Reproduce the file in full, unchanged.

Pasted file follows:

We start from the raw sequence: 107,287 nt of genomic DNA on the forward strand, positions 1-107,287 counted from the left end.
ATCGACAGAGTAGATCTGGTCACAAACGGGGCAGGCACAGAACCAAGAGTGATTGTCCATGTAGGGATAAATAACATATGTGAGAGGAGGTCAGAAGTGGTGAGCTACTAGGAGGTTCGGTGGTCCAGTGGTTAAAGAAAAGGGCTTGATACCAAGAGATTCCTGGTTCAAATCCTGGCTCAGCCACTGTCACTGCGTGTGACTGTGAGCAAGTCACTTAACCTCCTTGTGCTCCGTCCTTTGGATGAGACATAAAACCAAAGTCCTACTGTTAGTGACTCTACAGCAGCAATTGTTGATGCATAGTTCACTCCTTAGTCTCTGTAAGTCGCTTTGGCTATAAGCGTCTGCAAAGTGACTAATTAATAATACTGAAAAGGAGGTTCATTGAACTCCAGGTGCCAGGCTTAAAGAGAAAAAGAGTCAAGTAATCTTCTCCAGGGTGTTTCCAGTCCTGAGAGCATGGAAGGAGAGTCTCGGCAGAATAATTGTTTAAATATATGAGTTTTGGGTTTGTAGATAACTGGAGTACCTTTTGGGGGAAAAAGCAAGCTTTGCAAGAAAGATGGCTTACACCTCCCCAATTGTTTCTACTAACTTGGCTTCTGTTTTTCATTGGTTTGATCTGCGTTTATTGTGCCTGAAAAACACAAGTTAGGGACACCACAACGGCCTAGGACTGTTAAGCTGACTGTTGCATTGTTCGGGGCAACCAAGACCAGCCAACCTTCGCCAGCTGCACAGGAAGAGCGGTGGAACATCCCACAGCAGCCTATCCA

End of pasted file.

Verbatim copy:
We start from the raw sequence: 107,287 nt of genomic DNA on the forward strand, positions 1-107,287 counted from the left end.
ATCGACAGAGTAGATCTGGTCACAAACGGGGCAGGCACAGAACCAAGAGTGATTGTCCATGTAGGGATAAATAACATATGTGAGAGGAGGTCAGAAGTGGTGAGCTACTAGGAGGTTCGGTGGTCCAGTGGTTAAAGAAAAGGGCTTGATACCAAGAGATTCCTGGTTCAAATCCTGGCTCAGCCACTGTCACTGCGTGTGACTGTGAGCAAGTCACTTAACCTCCTTGTGCTCCGTCCTTTGGATGAGACATAAAACCAAAGTCCTACTGTTAGTGACTCTACAGCAGCAATTGTTGATGCATAGTTCACTCCTTAGTCTCTGTAAGTCGCTTTGGCTATAAGCGTCTGCAAAGTGACTAATTAATAATACTGAAAAGGAGGTTCATTGAACTCCAGGTGCCAGGCTTAAAGAGAAAAAGAGTCAAGTAATCTTCTCCAGGGTGTTTCCAGTCCTGAGAGCATGGAAGGAGAGTCTCGGCAGAATAATTGTTTAAATATATGAGTTTTGGGTTTGTAGATAACTGGAGTACCTTTTGGGGGAAAAAGCAAGCTTTGCAAGAAAGATGGCTTACACCTCCCCAATTGTTTCTACTAACTTGGCTTCTGTTTTTCATTGGTTTGATCTGCGTTTATTGTGCCTGAAAAACACAAGTTAGGGACACCACAACGGCCTAGGACTGTTAAGCTGACTGTTGCATTGTTCGGGGCAACCAAGACCAGCCAACCTTCGCCAGCTGCACAGGAAGAGCGGTGGAACATCCCACAGCAGCCTATCCA